sat 20/07/2024

Anyone Can Whistle, Southwark Playhouse review - full-on bonkers | reviews, news & interviews

Anyone Can Whistle, Southwark Playhouse review - full-on bonkers

Anyone Can Whistle, Southwark Playhouse review - full-on bonkers

Niche Sondheim gets an, um, no-trumpets-barred revival

Brassy: Alex Young and Danny Lane in 'Anyone Can Whistle' Danny with a camera

Musicals don't get madder than Anyone Can Whistle, the 1964 Broadway flop from onetime West Side Story and Gypsy collaborators Stephen Sondheim and Arthur Laurents which makes history of sorts at Southwark Playhouse as the first Sondheim show to be revived since his death last year, age 91.

What this trailblazing talent never short of an opinion might make of Georgie Rankcom's production is anyone's guess, though I suspect he would admire a sizeably non-binary set of artists gathered on a show about otherness and non-conformity.

I for one began proceedings with a grin on my face, prompted largely by some thrilling vocals from Alex Young as Cora Hoover Hooper, the mayoress of a town badly in need of a miracle (main picture: Alex Young and Danny Lane). But as Laurents's book burrows its echt-1960s way into territory that throws questions of sanity up for grabs and seems pitched somewhere between Marat/Sade and Rowan and Martin's Laugh-In, I began to thirst for a curative dollop of quiet or nuance or something of that sort.

Instead, Rankcom's approach seems to be to come out all guns firing – or should that be all trumpets blaring given an often-thrilling score (known to Sondheim devotees from many starry concert performances over time and even the odd fringe revival here) that includes the military-sounding "There Won't Be Trumpets", cut during previews but now inextricably linked to this show. Someone somewhere is sure to write a PhD thesis about the lyrical emphasis on brass instruments in 1960s musicals ("Cornet Man" from Funny Girl, "I'm A Brass Band", from Sweet Charity), not to mention a collective interest in parades: Funny Girl, premiered on Broadway the same year, again features in this category ("Don't Rain on my Parade"), whilst Whistle includes the Mayoress's anthemic "There's A Parade In Town". Not to be outdone is "Before the Parade Passes By", again first heard in 1964, on that occasion in Hello, Dolly! 

Rankcom's approach to a story that pits the gleaming-eyed Mayoress against the reason-loving Fay Apple, a psychiatric nurse with an evident penchant for French, is to put everything on overdrive, amplified (very literally so) by striking new orchestrations from Charlie Ingles for musical director Natalie Pound's hard-working five-piece band. The cast, by contrast, might deliver more likably as the evening goes on if they weren't trying quite so forcefully, and the efforts to bring the audience into the mix seem a misguided attempt to roll over into this show the question asked of us at the end of Sweeney Todd: "Isn't that Sweeney there beside you?"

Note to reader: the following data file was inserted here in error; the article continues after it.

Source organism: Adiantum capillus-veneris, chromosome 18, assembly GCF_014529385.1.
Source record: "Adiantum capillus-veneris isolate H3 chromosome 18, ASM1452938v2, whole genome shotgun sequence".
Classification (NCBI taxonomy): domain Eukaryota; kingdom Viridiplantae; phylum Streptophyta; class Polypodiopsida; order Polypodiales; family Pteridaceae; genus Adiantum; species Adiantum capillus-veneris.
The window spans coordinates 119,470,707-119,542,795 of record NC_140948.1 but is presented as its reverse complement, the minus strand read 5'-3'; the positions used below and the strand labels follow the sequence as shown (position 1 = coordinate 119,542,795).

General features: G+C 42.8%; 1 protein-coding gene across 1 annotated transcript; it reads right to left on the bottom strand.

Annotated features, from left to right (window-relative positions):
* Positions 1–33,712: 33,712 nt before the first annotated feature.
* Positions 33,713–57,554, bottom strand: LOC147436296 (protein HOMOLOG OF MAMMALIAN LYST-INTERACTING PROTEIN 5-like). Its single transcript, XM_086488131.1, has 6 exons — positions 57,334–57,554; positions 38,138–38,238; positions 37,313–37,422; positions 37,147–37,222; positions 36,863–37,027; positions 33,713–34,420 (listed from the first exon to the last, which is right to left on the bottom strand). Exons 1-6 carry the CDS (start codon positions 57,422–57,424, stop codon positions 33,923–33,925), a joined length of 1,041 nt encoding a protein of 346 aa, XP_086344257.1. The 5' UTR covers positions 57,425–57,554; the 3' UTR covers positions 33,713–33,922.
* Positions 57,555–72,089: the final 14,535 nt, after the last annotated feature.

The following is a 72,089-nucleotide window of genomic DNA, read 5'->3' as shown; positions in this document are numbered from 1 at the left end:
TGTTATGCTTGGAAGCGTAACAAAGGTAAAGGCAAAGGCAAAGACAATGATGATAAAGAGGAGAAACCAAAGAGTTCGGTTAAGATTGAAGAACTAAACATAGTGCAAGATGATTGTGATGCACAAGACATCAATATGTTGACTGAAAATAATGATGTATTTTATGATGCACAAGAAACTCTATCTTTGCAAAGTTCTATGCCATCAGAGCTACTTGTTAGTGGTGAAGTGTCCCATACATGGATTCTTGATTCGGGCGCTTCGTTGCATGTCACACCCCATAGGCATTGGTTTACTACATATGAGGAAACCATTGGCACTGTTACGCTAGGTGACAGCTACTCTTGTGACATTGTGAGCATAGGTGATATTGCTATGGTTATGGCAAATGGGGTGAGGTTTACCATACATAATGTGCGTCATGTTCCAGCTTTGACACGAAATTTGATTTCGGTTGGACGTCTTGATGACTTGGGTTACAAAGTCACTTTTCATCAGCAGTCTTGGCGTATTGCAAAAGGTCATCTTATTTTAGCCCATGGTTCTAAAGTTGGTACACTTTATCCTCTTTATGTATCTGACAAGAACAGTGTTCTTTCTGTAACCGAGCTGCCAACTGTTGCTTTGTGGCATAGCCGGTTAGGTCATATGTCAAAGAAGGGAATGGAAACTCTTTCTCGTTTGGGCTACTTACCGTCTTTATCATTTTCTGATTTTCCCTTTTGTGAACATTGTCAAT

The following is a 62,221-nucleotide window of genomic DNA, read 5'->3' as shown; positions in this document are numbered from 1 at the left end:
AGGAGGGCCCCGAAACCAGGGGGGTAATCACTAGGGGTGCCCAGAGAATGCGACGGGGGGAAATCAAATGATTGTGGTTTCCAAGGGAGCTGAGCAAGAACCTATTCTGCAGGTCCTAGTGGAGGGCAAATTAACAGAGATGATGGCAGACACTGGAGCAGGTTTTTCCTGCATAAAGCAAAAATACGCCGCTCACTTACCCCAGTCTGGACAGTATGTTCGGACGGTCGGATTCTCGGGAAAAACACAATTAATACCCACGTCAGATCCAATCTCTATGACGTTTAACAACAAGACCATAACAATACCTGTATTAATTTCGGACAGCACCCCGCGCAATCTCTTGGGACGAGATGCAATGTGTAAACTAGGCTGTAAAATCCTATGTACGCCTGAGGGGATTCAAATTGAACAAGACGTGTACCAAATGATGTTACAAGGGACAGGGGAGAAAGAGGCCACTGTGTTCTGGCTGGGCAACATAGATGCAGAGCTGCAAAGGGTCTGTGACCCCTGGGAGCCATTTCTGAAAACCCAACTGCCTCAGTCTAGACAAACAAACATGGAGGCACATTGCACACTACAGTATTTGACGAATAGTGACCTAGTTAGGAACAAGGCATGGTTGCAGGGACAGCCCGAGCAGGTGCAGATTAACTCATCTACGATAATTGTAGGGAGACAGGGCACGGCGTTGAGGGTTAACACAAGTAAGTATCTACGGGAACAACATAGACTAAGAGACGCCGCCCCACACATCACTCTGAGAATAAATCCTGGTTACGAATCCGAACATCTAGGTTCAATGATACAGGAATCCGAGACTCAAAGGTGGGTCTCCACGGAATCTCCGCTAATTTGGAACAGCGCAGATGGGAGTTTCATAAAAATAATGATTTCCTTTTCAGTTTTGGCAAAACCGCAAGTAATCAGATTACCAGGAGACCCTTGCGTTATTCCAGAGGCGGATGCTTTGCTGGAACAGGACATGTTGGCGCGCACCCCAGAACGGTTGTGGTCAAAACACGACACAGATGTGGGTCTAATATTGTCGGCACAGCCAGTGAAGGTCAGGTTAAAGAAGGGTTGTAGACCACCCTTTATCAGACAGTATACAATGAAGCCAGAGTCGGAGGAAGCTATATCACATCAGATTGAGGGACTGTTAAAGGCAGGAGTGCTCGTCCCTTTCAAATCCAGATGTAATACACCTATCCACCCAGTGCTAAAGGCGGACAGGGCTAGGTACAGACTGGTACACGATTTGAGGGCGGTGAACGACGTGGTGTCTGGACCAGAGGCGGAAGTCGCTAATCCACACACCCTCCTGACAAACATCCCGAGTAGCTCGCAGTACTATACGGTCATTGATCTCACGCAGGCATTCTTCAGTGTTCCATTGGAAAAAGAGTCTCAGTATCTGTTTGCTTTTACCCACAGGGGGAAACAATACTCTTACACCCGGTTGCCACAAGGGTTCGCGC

Indeed, a photo in the programme finds company member Nathan Taylor ("happy with any pronoun", he indicates next to his bio) striking a Sweeney-esque pose, even if the response of that 1979 Sondheim anti-hero to the shenanigans on view here would be to make them into so many meat pies. Or, perhaps, cookies, to co-opt the name given the denizens of the local mental asylum known as "the cookie jar". I'd love to know what psychedelics were at metaphoric (or even actual) play at the time to deliver "Come Play Wiz Me", a lunatic duet for a wigged Nurse Apple (Chrystine Symone, pictured above with Broatch) and her putative amour, Hapgood, who is given a Pippin-esque vibe (another show about that delights in the zany) by Jordan Broatch, who on this evidence would be perfect casting if and when Timothee Chalamet's life story itself becomes a stage musical. (Well, Anyone Can Whistle is here to remind us that shows can spring from anywhere, right?) The bright, brash designs suggest a comic book come to life, which may not be a helpful comparison to bring to mind. 

A musical that crowns a "king and queen of madmen" needs someone akin to Ionesco to lend a proper surrealist throughline, though Ibsen gets referenced via Peer Gynt not once but twice. And Sondheim completists will note a beaming comment voiced by Broatch to "being alive" even if Company, the show containing the song of that very title, seems galaxies away from this belligerently counter-culture confection that leaves you humming many a notable tune and tapping your feet in impatience at the same time. 

Someone somewhere is sure to write a PhD thesis about the lyrical emphasis on brass instruments in 1960s musicals


Editor Rating: 
Average: 3 (1 vote)

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